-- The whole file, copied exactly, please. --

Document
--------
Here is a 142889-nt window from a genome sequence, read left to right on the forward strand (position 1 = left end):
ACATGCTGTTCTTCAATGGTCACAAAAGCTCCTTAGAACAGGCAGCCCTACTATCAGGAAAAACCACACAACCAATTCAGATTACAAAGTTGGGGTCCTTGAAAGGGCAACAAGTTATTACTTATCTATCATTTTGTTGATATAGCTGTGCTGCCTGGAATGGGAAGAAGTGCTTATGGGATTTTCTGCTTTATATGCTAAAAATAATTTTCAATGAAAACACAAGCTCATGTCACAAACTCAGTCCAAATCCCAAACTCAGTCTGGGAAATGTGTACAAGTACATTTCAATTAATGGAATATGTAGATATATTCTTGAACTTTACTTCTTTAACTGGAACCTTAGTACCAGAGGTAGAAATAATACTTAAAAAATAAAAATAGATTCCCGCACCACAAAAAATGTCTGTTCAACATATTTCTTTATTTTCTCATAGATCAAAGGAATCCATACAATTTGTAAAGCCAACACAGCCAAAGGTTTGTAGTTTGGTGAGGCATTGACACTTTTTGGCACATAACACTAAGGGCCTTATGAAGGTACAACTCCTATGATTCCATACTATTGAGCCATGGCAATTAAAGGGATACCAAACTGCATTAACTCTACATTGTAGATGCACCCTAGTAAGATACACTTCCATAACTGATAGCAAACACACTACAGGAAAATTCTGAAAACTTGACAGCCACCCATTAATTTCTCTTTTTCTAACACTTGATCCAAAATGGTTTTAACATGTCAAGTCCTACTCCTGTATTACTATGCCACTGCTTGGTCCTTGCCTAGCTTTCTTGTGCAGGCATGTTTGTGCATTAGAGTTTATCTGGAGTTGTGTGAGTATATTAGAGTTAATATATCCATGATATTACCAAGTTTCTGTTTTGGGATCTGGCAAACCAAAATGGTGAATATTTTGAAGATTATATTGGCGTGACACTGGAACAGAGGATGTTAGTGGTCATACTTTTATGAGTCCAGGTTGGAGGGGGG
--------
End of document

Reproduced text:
Here is a 142889-nt window from a genome sequence, read left to right on the forward strand (position 1 = left end):
ACATGCTGTTCTTCAATGGTCACAAAAGCTCCTTAGAACAGGCAGCCCTACTATCAGGAAAAACCACACAACCAATTCAGATTACAAAGTTGGGGTCCTTGAAAGGGCAACAAGTTATTACTTATCTATCATTTTGTTGATATAGCTGTGCTGCCTGGAATGGGAAGAAGTGCTTATGGGATTTTCTGCTTTATATGCTAAAAATAATTTTCAATGAAAACACAAGCTCATGTCACAAACTCAGTCCAAATCCCAAACTCAGTCTGGGAAATGTGTACAAGTACATTTCAATTAATGGAATATGTAGATATATTCTTGAACTTTACTTCTTTAACTGGAACCTTAGTACCAGAGGTAGAAATAATACTTAAAAAATAAAAATAGATTCCCGCACCACAAAAAATGTCTGTTCAACATATTTCTTTATTTTCTCATAGATCAAAGGAATCCATACAATTTGTAAAGCCAACACAGCCAAAGGTTTGTAGTTTGGTGAGGCATTGACACTTTTTGGCACATAACACTAAGGGCCTTATGAAGGTACAACTCCTATGATTCCATACTATTGAGCCATGGCAATTAAAGGGATACCAAACTGCATTAACTCTACATTGTAGATGCACCCTAGTAAGATACACTTCCATAACTGATAGCAAACACACTACAGGAAAATTCTGAAAACTTGACAGCCACCCATTAATTTCTCTTTTTCTAACACTTGATCCAAAATGGTTTTAACATGTCAAGTCCTACTCCTGTATTACTATGCCACTGCTTGGTCCTTGCCTAGCTTTCTTGTGCAGGCATGTTTGTGCATTAGAGTTTATCTGGAGTTGTGTGAGTATATTAGAGTTAATATATCCATGATATTACCAAGTTTCTGTTTTGGGATCTGGCAAACCAAAATGGTGAATATTTTGAAGATTATATTGGCGTGACACTGGAACAGAGGATGTTAGTGGTCATACTTTTATGAGTCCAGGTTGGAGGGGGG